Ron Reuther was among the first members of Bill Prymak’s Amelia Earhart Society, and was perhaps the most cerebral and historically erudite of all. Reuther often provided previously unknown background information that brought new perspectives to heated discussions, and was known to introduce new and enlightening topics that enhanced learning.
Reuther founded the Oakland Aviation Museum in 1981, directed the San Francisco Zoo from 1966 to 1973, and helped to catalog and prepare Fred Goerner’s papers for their placement at the Admiral Nimitz Museum in Fredericksburg, Texas.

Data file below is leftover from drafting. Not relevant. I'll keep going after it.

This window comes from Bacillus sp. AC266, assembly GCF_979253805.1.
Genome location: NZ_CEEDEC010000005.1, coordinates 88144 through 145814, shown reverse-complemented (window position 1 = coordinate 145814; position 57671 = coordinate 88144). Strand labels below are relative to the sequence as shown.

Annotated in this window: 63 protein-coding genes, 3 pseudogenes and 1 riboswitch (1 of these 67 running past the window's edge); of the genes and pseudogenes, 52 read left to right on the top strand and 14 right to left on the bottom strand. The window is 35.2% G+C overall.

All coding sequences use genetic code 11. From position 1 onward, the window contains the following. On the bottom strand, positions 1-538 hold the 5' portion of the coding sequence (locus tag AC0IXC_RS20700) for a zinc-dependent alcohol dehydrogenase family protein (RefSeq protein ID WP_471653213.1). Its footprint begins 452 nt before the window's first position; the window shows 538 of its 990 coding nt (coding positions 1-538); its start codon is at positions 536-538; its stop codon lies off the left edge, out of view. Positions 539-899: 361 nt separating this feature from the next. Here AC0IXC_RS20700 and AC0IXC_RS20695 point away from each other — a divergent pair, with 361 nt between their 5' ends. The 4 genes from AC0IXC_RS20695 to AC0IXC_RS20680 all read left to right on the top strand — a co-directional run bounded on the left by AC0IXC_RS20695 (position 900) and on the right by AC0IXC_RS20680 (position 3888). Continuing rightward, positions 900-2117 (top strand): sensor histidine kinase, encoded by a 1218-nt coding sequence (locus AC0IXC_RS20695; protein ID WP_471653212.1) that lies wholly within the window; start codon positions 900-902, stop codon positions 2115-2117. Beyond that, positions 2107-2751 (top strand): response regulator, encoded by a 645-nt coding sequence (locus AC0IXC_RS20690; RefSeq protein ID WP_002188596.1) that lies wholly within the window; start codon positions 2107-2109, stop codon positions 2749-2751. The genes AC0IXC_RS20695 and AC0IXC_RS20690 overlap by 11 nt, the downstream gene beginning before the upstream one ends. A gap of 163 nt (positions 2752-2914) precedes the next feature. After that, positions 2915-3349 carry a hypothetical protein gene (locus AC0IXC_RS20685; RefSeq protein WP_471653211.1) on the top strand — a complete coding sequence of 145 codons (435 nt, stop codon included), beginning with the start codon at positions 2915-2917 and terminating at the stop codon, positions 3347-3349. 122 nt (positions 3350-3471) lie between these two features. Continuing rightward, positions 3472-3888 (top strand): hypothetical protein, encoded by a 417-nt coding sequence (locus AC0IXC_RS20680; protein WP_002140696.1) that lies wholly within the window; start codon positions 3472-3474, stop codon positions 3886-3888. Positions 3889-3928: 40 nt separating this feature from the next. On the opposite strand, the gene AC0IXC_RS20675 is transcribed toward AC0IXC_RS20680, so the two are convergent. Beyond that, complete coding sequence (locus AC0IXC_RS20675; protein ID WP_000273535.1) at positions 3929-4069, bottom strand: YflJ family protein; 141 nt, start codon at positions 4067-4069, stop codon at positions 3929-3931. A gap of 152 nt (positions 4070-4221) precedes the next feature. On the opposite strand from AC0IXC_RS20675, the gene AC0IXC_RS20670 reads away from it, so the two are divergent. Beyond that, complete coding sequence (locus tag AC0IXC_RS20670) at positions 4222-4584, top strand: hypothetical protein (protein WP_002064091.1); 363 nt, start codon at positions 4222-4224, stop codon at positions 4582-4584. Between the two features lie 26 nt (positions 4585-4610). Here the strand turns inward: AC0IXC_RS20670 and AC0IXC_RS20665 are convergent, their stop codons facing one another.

While director of the San Francisco Zoo, Mr. Reuther took a sickly baby gorilla named Koko into his home and, with his children’s help, nursed her back to health. A few months later, a Stanford psychology graduate student who had been studying the zoo’s apes asked for permission to work with Koko. Mr. Reuther agreed and the student, Penny Patterson, began a life’s work teaching American Sign Language to Koko and researching apes’ capacity for language.
Reuther was also a friend of Fred Goerner, and six months after the groundbreaking author of The Search for Amelia Earhart finally lost his battle to cancer, Reuther penned an eloquent tribute to the late author and researcher, which was published in the July 1995 edition of the Amelia Earhart Newsletter.
by Ronald T. Reuther
May 31, 1995
Amelia Earhart researcher and author Fred Goerner died after a four-year battle with stomach cancer on Sept. 13, 1994 at his home in San Francisco at the age of 69.